Environmental, social, and governance (ESG) are standards companies use to measure their sustainability. These are set for socially conscious investors to see the potential in funding the organisation.
Plus, they allow corporations and companies to do their part in environmental preservation. The Financial Times explains that there are many different metrics being used by assessment providers who grade these businesses, including the initiatives’ impact, the number of raw products conserved, and the engagement of investors and advisers.
Why ESG is a top priority
Our past article on ‘ESG Investing’ highlights that there is a growing need to fight the current threats that our climate and environment are facing. The United Nations released 17 sustainable development goals that individuals and companies all over the world are expected to meet.
Because of this, investors are now taking into consideration the ESG ratings of different organisations before deciding whether or not they are worth financing. The rise of responsible consumerism also increases the importance of companies creating and implementing more sustainable practices. ESG remains to be a top priority in today’s business landscape because it can mean the difference between gaining support from investors and the public and not receiving any at all. It’s also important to note that ESG ratings can be affected by both big and small efforts alike, so every effort counts.
How to meet these standards
Make operations more sustainable
The first thing an organisation can do when considering its ESG is to make its operations more sustainable. The World Economic Forum gives examples of how businesses can do this, such as responsibly sourcing raw materials used for production and making manufacturing less wasteful. Companies can also try relying on alternative energy sources rather than fossil fuels to produce fewer carbon emissions. Not only will this help meet different ESG criteria, but it also aligns with the goals of the public to create more sustainable practices.
Another way companies can meet different ESG standards is by maximising their use of technology. Doing so will help lessen their paper waste, which the Government Statistical Service reported to amount to 5,533 tonnes in 2020 alone. One small way to go paperless is by replacing traditional business cards with digital ones. They serve the same purpose but have a less negative environmental impact. Digital business cards from Doorway can also easily be updated by companies to reflect current relevant contact information so there will be no need to re-print them. Users can easily save them on their phones which means they won’t risk losing the card. Companies can also utilise cloud computing as their main means of data storage and communication to make the shift to paperless easier.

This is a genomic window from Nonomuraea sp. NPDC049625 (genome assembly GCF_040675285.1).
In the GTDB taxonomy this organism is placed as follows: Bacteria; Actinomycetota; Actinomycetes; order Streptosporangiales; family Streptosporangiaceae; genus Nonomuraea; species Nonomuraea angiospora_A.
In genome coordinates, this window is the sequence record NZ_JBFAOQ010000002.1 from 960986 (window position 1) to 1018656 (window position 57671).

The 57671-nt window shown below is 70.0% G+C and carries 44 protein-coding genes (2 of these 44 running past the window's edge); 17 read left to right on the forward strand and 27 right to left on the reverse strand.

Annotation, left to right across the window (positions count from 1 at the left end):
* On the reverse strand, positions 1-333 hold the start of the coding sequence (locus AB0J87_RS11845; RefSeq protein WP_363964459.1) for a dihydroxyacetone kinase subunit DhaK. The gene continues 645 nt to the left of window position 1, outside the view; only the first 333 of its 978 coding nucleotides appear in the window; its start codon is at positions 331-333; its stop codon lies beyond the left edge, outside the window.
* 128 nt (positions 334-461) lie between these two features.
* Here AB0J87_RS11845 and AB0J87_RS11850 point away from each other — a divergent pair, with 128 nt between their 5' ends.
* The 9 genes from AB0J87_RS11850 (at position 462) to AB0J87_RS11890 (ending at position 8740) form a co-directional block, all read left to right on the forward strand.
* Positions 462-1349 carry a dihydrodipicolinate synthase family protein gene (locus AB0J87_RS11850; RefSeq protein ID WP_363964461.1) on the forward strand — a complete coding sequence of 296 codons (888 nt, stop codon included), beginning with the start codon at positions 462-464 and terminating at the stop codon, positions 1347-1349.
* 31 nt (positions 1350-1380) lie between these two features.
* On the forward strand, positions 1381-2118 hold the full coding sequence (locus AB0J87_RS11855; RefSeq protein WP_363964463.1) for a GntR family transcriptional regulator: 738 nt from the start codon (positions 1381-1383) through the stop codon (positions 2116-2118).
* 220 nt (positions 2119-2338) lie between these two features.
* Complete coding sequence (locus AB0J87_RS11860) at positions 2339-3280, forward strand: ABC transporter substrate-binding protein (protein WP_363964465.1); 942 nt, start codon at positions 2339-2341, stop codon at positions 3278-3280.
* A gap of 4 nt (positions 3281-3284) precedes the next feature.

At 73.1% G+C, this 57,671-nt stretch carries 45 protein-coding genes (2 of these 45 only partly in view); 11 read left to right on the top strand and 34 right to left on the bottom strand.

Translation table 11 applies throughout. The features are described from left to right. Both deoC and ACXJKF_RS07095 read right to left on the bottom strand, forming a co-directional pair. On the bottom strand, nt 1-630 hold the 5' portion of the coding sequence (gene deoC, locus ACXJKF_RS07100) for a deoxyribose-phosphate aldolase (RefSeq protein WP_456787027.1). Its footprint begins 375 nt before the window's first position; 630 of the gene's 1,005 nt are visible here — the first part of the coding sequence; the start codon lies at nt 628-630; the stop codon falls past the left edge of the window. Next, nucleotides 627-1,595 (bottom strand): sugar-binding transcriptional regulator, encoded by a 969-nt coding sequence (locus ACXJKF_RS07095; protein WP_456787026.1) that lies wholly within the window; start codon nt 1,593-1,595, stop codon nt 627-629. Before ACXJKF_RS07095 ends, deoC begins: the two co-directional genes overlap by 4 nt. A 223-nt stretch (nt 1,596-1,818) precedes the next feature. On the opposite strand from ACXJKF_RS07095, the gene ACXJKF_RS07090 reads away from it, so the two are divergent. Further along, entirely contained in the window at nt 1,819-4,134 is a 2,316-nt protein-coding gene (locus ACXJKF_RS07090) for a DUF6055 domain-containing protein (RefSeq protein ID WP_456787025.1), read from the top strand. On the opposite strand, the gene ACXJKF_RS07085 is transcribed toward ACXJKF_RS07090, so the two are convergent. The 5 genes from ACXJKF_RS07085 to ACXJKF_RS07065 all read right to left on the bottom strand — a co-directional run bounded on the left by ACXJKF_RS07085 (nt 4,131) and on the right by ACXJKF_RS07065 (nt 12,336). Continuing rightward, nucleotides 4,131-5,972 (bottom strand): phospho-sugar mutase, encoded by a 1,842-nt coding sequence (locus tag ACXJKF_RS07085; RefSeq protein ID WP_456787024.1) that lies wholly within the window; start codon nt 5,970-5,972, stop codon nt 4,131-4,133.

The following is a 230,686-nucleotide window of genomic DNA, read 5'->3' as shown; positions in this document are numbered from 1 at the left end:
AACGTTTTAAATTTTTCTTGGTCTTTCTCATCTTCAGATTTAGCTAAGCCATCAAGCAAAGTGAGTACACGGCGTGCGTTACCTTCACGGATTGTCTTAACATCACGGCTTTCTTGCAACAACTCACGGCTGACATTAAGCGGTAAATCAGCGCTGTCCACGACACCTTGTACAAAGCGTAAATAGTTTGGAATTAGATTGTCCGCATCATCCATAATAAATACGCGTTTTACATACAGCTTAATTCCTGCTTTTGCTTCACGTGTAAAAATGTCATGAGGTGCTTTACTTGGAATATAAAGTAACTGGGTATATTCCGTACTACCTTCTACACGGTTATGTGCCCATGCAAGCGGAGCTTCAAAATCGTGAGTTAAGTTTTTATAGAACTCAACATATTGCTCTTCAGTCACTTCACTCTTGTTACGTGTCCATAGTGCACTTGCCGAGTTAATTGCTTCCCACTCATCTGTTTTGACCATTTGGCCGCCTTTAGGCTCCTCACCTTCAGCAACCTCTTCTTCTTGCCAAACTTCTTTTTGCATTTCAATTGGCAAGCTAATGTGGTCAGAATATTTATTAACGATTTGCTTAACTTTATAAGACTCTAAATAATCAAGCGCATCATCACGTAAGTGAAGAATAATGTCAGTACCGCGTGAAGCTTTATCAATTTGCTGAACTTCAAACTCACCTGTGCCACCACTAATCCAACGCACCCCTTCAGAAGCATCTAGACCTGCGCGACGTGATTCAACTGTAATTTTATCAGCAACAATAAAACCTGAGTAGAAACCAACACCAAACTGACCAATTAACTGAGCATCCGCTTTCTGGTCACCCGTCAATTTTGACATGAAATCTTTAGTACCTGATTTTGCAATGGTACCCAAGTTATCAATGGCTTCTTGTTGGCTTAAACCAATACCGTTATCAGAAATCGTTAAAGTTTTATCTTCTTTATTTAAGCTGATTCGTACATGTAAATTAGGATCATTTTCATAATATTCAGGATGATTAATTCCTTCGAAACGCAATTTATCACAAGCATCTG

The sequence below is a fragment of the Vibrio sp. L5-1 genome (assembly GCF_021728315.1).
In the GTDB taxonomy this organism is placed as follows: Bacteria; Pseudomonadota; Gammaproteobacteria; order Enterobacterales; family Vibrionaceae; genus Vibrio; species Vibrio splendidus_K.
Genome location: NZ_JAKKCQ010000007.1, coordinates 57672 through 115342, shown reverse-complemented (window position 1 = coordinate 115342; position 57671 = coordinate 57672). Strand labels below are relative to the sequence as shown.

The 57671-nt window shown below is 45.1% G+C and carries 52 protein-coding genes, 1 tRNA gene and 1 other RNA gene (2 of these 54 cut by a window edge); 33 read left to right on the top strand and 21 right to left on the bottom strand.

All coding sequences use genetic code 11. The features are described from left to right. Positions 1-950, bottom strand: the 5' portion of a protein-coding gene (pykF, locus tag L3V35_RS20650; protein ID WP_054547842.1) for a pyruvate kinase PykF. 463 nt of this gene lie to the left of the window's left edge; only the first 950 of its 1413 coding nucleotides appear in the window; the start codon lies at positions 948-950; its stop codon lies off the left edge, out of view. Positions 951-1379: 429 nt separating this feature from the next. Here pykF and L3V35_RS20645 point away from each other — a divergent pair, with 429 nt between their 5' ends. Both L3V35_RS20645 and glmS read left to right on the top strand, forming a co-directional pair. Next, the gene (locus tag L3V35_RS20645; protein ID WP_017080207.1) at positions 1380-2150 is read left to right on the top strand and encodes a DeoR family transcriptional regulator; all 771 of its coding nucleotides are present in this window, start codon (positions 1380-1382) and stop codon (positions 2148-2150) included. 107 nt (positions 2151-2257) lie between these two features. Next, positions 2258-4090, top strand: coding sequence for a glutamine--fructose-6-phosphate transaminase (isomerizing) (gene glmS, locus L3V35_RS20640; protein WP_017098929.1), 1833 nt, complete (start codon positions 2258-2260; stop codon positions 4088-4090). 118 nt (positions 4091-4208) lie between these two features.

Make eco-friendliness part of company culture
It is also important for businesses to foster sustainability at a grassroots level. Making eco-friendliness a core part of company culture will help create a more holistic approach to meeting ESG standards. Forbes notes that creating changes like giving incentives to employees who use public transport and lessening overall energy consumption are effective methods to make your organisation more sustainable. You can also form a team that can assess other ways your organisation can become more sustainable and implement company-wide policies that address these issues.
Meeting ESG standards should be done by every company, not only because it is beneficial for them, but it also helps the environment. Investors and consumers are raising emphasis on sustainability and businesses need to be able to cater to this to future-proof themselves and ensure that they continue to be supported by the public.
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